While data repositories are well-established in clinical and research enterprises, knowledge repositories with shareable computable biomedical knowledge (CBK) are relatively new entities to the digital health ecosystem. Trustworthy knowledge repositories are necessary for learning health systems, but the policies, standards, and practices to promote trustworthy CBK artifacts and methods to share, and safely and effectively use them are not well studied
We conducted an online survey of 24 organizations in the United States known to be involved in the development or deployment of CBK. The aim of the survey was to assess the current policies and practices governing these repositories and to identify best practices. Descriptive statistics methods were applied to data from 13 responding organizations, to identify common practices and policies instantiating the TRUST principles of Transparency, Responsibility, User Focus, Sustainability, and Technology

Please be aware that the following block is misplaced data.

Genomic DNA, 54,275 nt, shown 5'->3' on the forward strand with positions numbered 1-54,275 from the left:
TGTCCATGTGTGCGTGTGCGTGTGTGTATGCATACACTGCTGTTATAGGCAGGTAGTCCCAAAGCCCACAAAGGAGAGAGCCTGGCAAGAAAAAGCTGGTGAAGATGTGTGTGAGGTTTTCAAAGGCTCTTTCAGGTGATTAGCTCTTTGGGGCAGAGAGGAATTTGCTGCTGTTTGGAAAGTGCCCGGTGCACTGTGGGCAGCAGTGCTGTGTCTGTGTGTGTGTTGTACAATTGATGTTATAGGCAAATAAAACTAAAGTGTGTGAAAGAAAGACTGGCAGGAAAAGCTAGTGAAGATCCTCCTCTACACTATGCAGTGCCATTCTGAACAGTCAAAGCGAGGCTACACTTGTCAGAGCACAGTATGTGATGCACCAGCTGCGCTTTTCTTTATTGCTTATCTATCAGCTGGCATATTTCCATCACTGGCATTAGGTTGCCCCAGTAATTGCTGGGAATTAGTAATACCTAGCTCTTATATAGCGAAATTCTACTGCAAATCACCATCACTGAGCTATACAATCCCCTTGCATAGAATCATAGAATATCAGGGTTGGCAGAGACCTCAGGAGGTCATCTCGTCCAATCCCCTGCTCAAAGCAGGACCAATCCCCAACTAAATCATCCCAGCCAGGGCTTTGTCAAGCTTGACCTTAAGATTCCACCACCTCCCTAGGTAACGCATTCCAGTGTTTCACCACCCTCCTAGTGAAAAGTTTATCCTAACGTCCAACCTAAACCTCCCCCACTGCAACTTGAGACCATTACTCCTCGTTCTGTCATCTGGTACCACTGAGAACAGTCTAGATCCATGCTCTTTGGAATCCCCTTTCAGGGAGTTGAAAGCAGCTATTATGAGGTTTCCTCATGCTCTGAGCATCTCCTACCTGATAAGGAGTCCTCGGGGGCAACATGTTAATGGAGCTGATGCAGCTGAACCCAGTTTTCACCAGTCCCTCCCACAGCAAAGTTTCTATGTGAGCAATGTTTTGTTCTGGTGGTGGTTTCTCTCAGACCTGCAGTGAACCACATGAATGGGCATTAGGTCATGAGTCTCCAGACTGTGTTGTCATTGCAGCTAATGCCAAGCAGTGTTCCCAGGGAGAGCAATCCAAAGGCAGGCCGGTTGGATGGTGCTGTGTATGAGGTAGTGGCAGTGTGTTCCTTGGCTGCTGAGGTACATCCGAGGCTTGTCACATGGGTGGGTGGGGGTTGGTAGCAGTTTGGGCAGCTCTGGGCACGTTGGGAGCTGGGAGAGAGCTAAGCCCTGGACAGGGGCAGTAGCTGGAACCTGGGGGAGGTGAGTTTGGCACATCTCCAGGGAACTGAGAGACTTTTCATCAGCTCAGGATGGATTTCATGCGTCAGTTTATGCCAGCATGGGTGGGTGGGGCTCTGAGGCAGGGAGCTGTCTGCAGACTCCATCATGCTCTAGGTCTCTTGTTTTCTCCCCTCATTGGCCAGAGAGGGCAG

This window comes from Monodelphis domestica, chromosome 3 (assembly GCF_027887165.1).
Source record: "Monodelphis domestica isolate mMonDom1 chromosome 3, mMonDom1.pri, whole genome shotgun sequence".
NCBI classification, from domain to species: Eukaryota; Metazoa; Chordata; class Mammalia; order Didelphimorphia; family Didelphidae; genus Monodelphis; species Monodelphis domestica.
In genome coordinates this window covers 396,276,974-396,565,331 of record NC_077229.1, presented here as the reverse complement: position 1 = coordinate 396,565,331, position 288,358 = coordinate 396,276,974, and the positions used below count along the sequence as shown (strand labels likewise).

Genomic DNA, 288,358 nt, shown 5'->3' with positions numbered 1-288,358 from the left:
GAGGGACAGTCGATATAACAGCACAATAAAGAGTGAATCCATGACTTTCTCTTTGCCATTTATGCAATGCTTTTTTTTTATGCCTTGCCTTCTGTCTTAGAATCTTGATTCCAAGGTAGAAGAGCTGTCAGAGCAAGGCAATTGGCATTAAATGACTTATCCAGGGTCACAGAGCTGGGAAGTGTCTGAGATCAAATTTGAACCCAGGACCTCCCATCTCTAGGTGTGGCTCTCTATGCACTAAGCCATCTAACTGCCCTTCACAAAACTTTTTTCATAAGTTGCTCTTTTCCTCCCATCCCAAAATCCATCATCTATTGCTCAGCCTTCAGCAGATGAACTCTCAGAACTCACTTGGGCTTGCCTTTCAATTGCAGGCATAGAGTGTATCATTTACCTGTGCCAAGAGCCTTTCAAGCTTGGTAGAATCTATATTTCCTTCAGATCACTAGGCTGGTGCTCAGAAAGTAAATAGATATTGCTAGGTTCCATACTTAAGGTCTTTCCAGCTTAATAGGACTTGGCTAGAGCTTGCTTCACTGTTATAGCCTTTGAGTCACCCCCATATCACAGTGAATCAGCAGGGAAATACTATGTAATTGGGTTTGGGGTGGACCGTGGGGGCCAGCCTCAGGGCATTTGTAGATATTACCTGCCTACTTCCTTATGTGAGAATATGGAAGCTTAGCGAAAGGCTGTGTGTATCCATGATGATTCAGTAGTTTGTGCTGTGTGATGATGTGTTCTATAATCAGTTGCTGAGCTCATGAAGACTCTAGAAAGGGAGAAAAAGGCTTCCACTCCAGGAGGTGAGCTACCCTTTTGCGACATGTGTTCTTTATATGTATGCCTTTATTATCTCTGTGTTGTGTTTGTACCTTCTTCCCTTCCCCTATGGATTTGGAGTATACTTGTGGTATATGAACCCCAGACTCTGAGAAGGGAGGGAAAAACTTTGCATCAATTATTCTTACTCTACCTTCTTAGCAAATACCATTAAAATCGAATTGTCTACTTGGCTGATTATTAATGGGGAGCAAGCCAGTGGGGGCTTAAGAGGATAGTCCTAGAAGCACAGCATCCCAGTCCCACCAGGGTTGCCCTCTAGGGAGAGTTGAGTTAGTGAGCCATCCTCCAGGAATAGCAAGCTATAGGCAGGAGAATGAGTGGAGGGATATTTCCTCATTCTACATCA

All 13 respondents indicated to different degrees adherence to policies that convey TRUST. Transparency is conveyed by having policies pertaining to provenance, credentialed contributors, and provision of metadata. Repositories provide knowledge in machine-readable formats, include implementation guidelines, and adhere to standards to convey Responsibility. Repositories report having Technology functions that enable end-users to verify, search, and filter for knowledge products. Less common TRUST practices are User Focused procedures that enable consumers to know about user licensing requirements or query the use of knowledge artifacts. Related to Sustainability, less than a majority post describe their sustainability plans. Few organizations publicly describe whether patients play any role in their decision-making.
It is essential that knowledge repositories identify and apply a baseline set of criteria to lay a robust foundation for their trustworthiness leading to optimum uptake, and safe, reliable, and effective use to promote sharing of CBK. Identifying current practices suggests a set of desiderata for the CBK ecosystem in its continued evolution
A survey of computable biomedical knowledge repositories
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